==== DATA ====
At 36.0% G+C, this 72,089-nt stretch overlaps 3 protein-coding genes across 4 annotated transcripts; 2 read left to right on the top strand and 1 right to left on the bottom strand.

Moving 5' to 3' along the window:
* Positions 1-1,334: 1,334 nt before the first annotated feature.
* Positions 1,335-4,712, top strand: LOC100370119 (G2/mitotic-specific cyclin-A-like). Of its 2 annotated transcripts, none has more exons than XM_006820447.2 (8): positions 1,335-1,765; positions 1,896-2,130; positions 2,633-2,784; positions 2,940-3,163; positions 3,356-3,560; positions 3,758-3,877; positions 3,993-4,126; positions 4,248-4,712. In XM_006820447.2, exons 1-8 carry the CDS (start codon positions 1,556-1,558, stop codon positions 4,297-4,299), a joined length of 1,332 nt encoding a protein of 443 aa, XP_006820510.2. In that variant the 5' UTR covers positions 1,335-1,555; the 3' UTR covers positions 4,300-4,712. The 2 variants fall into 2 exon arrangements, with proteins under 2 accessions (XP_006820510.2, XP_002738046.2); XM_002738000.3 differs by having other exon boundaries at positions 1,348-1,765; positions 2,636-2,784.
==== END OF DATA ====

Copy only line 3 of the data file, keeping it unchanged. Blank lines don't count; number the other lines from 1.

* Positions 1-1,334: 1,334 nt before the first annotated feature.